Tyre choice at Running Deer is something thats very important to us! The humble rubber keeping our vehicles in traction as we travel to work on Dartmoor is often overlooked in terms of its history and origins; regardless of its importance in our day to day lives.
Without them, getting through the sometimes harsh British weather conditions and the woodland we work in would be a far more laborious process. This is becoming far more apparent as we make our way into the winter months, expecting snow and wind, alongside having had some flooding last weekend through to this week.
It is because of this imminent snow and rain I thought perhaps it would be interesting to talk a bit about how exactly we can be driving through all this madness in such comfort.
History of the modern automotive tyre
It all begins when the word tire was originally coined in the 1300s, as “The notion is of the tire as the dressing of the wheel.” Thusly, the term “Tyre” is in fact a shortened variation of the word “attire.”
To kick things off, British inventor Thomas Hancock, and American Charles Goodyear (yes, That Goodyear. Although he ended up not profiting from this invention, the Goodyear Tire and Rubber company formed in Akron, Ohio in 1897 in his honour.), were awarded patents for the vulcanization of rubber in 1845.
They had named the process of vulcanization after the Roman god of fire; and the process itself is a chemical process for converting natural rubber/polymers into a more durable material by adding sulphur. This was incredibly important, as it made rubber waterproof and usable in all weathers, while at the same time staying elastic and durable.
Not long after the patent was passed, Scottish inventor Robert William Thompson patented a solid pneumatic tire, using rubber and enclosed air to make for a smoother ride. Unfortunately at the time it was too expensive to mass produce, so it was benched.
In 1870, Dr. Benjamin Franklin Goodrich founded the first tire factory in North America, in Akron, Ohio. Even then, performance was already an integral part of the brand’s DNA. This led Charles Cross Goodrich, son of Benjamin, to establish the very first tire research centre in the United States.
Not to give up on the concept in 1888 another Scottish inventor John Boyd Dunlop when living in Ireland was told by his son that the hard wheels on his doctor prescribed tricycle were uncomfortably hard when riding over the rough streets of Belfast. This prompted Dunlop to form pieces of canvas bonded with rubber to the wheels and his tyres were a great success, creating a line of commercially successful “Safety Bicycles.”
March 1889 Hume, the captain of the Belfast Cruisers Cycling Club, was the first member of the public to purchase a “safety bicycle” fitted with Dunlop’s newly formed pneumatic tyres. Dunlop suggested that it would be advantageous to Hume to use them in a race, and on 18 May 1889 he won all four cycling events at the Queen’s College Sports held on the North of Ireland Cricket Club Grounds.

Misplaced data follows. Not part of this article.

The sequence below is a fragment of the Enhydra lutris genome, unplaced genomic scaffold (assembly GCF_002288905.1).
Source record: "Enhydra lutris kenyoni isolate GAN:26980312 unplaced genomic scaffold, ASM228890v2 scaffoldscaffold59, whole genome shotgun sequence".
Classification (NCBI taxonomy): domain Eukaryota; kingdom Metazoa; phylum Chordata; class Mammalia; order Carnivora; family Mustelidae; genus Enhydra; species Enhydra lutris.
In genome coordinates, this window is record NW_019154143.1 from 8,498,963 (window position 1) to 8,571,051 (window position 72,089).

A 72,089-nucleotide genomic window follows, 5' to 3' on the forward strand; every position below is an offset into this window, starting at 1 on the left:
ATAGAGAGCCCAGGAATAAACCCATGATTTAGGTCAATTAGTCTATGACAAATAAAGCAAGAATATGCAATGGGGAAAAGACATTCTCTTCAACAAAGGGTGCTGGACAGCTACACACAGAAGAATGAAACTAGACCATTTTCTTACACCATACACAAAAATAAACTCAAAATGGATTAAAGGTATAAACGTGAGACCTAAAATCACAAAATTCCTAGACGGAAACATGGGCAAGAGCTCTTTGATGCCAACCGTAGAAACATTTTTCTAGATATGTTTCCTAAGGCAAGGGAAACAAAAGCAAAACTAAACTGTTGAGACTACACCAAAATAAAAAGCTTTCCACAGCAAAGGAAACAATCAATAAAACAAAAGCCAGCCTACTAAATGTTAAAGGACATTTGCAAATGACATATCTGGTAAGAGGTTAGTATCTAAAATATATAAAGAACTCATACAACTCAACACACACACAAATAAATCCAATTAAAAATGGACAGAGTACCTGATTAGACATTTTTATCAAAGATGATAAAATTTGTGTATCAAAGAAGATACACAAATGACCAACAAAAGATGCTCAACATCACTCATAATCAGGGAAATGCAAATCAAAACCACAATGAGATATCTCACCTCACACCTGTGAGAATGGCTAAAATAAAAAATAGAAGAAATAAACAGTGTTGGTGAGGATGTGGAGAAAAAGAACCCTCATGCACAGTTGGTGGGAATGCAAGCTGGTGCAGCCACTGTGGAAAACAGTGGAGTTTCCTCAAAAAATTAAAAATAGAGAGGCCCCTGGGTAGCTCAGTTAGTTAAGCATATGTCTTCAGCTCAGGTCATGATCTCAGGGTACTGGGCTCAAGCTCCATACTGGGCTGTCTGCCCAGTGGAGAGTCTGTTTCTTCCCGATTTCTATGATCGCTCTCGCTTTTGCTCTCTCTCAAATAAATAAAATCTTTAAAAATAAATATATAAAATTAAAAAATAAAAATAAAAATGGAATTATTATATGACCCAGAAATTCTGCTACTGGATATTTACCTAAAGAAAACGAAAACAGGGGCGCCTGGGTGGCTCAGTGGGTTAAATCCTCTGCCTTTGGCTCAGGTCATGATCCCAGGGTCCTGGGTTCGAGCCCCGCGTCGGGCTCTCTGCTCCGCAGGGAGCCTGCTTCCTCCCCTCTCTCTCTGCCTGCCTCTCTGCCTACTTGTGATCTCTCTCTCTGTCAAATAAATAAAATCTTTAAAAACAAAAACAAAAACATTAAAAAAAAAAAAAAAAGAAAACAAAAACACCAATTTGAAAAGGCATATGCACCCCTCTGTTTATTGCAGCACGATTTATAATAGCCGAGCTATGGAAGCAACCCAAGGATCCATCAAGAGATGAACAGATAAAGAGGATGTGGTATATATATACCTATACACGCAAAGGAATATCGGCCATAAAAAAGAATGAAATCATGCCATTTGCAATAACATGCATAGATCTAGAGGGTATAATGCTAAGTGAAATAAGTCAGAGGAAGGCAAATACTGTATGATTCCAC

As the story progresses into the next century, in 1903 P.W. Litchfield of Goodyear Tires patented the first tubeless tire, although it was never commercially used until the 1954 V-8 Packard Clipper was sold with them fitted as standard. This was the first vehicle to offered with tubeless tyres from the showroom, prior to this all tyres used in auto-mobiles were tubed pneumatics.
In 1904, mountable rims were introduced that allowed drivers to fix their own flats by swapping out the wheel for a spare. Not long after this in 1908, Frank Seiberling invented grooved tyres with improved traction, something we now call the tread. In 1910, B.F. Goodrich invented tyres with a longer lifespan by adding carbon to the rubber, and in 1937 they also developed the first synthetic rubber tyre using a special patented substance they dubbed “Chemigum.”
In 1946, the Michelin company developed the first radial tyre, which proved itself far superior to the old bias-ply tire construction used in earlier tyres. It was both stronger, longer lasting and it increased handling. The technology was quickly picked up by manufacturers across all of Europe and Asia due to its superior handling and fuel economy, but it took quite some time to catch on in the American market. In fact, it took 22 years until 1968, when a consumer publication called Consumer Reports awarded both its top spots to radial tyres.
It took time, but now radial tyres are currently holding 100% of the market share.
Since we now have caught up on the history of the development, let’s talk tread choice.
The tread of a tire is the rubber on its circumference, the part that actually contacts the ground. The more they are used, the more this wears away; making them less effective. The patterns and grooves on the tread help give them distinct uses, ones that we at Running Deer rely on rather heavily.